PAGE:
“April … hath put a spirit of youth in everything”

John and Margaret Cooper submitted the piece below, with photos, for the FFON Armchair Naturalist, from their friend Dr Jennifer Whybrow BVSc MSc MRCVS.

Jennifer’s notes reflect changes during April, during the first few weeks of the Covid-19 lockdown. She enjoys her garden but, like all of us, has to strike a balance between maintaining it as an attractive place in which flowers and fruits grow and allowing wildlife to flourish. Should snails be left to multiply unhindered, or is it reasonable to reduce their numbers? And what about so-called “weeds”? Many are in fact delightful wild flowers. Shakespeare was aware of how they are viewed by gardeners when he wrote “Now ’tis spring, and weeds are shallow-rooted; suffer them now and they’ll o’ergrow the garden”.

Cat marking territory up tree

Jennifer is a veterinary surgeon and understandably is also interested in the interactions between her cat and the garden. Her photo of scratch marks on a tree is correctly labelled “cat marking territory”. Cats have scent glands in their paws (and elsewhere). Scratching a surface is a sign that the cat is delineating where it lives, not that it needs to keep its claws clean and sharp!

Here are some of Jennifer’s observations:

Thursday 2nd April 2020

Ground quite dry. Have been having to start watering.

Pulmonaria in flower and pomegranate seedlings have survived winter and coming into leaf coming into leaf here. 

Chinotta (bitter orange) overpowering and I saw the beesseemed to prefer the cyclamen. Apricot cherry peach in flower here and apple coming out. Citrus have flowers coming. No sign of turmeric or ginger shooting yet though. 

Tuesday 14th April 2020

Bumble bees recognising citrus now and apple blossom smelling delightful. I’m so lucky to have this garden.

Citrus cutting that dropped its leaf seems to be producing some flowers. First cutting I’ve managed so far. Will be interesting to see how it grows without rootstock.

Thursday 16th April 2020

It’s like June weather here today.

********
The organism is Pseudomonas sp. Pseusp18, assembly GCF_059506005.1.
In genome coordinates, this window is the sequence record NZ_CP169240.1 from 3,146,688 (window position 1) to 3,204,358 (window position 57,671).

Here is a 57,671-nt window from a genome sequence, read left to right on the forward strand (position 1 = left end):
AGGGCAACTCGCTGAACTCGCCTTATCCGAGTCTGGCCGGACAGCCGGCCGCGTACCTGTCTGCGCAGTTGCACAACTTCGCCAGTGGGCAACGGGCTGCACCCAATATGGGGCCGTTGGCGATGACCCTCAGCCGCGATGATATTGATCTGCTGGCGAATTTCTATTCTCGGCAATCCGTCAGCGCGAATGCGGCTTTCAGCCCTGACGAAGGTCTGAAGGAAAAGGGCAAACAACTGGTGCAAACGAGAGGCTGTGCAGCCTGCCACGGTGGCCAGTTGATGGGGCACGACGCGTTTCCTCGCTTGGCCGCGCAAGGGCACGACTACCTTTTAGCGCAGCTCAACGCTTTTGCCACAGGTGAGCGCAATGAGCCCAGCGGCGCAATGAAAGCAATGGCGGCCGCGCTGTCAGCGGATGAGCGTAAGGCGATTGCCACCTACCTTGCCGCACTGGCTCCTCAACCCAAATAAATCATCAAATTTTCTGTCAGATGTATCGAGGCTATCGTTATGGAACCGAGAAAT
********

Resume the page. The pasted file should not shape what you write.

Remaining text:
Realising now how ignorant I am with lots of bees and fuzzy flies about. I think my peonies need bigger pots too but one I planted last year has some buds so quite exciting as no idea what colour it will be. 

Am glad you both keeping well. Can’t believe it’s almost 23 years since the (veterinary) conference I met you at with the babies. Much longer since John put a hissing cockroach on my hand and I almost fainted. 

Monday 27th April 2020

Citrus cutting that dropped its leaf seems to be producing some flowers. First cutting I’ve managed so far. Will be interesting to see how it grows without rootstock. 

Thanks for identifying it (bumblebee). I’ll try and get some more photos. Have felt very guilty throwing my snails out over the fence across the road.

Ant on horseradish leaf

Birds are on the apple blossom. Hope they’re picking ants.

It’s getting to 30C in the garden but very pleasant today.

Photos from around the garden:

New growth on ‘coppiced’ hacked off hazel
Snail – probably white-lipped snail (Cepea hortensis)
Rhubarb
Oxalis
Currants
elderflower flowers
Web sprayed with mist of water
Early hazel nuts
Olive flowers
This has been eating my Victoria Rhubarb
a pupa of a moth

These notes confirm the value of recording changes over a period of time – in this case, during the month of April. It has been said that spring time is when the earth laughs in flowers, and Jennifer’s observations help confirm this. If we return to William Shakespeare, “April … hath put a spirit of youth in everything” – a sentiment that is much-needed during these distressing days of Covid-19.

Submitted by John and Margaret Cooper on behalf of Jennifer Whybrow.

2nd May 2020

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